She chose me, for reasons I do and don’t understand, to live near as her life winds down, and I’m privileged to share that with her on the days I’m not overwhelmed by it.
Every time I want to pluck out my eyes in frustration when she argues with me about what day it is, I try to imagine what it’s like being her: nearing the end of life, losing your hearing and eyesight and connection with the world, not knowing the things you once knew so well, the misplaced memories of things and people who made up your life. She trusts me to be there for her now. She’s not embarrassed that I know most of her most intimate health issues. She knows it’s okay with me that she’s changing with age, so she doesn’t have to work so hard with me the way she does with others to appear to be her former self.
I contemplate a life in the near future without my mother in it, and I know it will be lonelier, even as I grow weary of elder care. It will be, as a friend once said when his band broke up, “a horrible relief.”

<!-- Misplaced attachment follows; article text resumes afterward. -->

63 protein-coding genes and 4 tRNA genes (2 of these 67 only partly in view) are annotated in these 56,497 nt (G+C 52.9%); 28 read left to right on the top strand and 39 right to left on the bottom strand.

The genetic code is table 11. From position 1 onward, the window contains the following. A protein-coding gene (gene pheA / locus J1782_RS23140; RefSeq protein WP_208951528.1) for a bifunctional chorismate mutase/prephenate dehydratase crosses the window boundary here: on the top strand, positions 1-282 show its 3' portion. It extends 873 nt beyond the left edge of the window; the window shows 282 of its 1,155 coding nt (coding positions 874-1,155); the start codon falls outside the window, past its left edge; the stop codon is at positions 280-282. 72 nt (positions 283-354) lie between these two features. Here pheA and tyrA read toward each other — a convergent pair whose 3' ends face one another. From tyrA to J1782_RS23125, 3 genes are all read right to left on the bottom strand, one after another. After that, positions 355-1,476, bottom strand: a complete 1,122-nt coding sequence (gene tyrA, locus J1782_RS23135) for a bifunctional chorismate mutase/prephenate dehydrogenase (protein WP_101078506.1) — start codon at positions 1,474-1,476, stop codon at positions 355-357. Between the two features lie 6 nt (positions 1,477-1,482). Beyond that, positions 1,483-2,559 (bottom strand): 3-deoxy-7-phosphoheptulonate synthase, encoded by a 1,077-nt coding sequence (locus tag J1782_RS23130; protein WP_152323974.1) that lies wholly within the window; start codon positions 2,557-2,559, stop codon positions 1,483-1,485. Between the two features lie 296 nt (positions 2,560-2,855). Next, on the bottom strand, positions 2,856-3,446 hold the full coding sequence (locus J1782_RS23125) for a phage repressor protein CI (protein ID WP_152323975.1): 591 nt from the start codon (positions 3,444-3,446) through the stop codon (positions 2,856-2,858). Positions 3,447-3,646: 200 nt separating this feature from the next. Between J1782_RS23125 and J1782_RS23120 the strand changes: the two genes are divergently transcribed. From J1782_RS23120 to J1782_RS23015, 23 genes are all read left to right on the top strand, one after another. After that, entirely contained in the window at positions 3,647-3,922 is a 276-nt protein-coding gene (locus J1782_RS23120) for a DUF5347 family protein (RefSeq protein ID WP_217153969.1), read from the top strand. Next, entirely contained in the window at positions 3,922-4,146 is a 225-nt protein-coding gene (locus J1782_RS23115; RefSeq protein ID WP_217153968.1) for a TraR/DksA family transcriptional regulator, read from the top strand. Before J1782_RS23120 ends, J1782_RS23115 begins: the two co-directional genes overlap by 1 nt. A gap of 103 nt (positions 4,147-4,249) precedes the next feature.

I wonder, how will I feel when it’s past 7 p.m. and the phone no longer rings?
I wish we could all approach death with such acceptance, fearlessness and wonder.
As my own mother slowly becomes a walking ghost in this world, I witness the suffering that clinging to everything that “was” visits upon her. We are helpless to ease her suffering, and she is nearing the end of this world in a great deal of psychic pain.
No one can really know how they will feel when faced with old age, infirmity, chronic illness, or impending death. Until they are. Having had a couple of near death experiences, and losing some important people in my life, I have reflected on my own death perhaps more than most people. I’m not sure. I don’t wish to suffer now or then, so I accept with gratitude what comes each day. The fact of my own death is inevitable; how I relate to it is optional.
Because I will exit this life, part of my daily practice is meditating on death, on what it means to have a good death. I think that means living without fear, in equanimity, and in gratitude for the wonder of it all.
My elderly mother adopted an Italian Greyhound named Ruby eight years ago.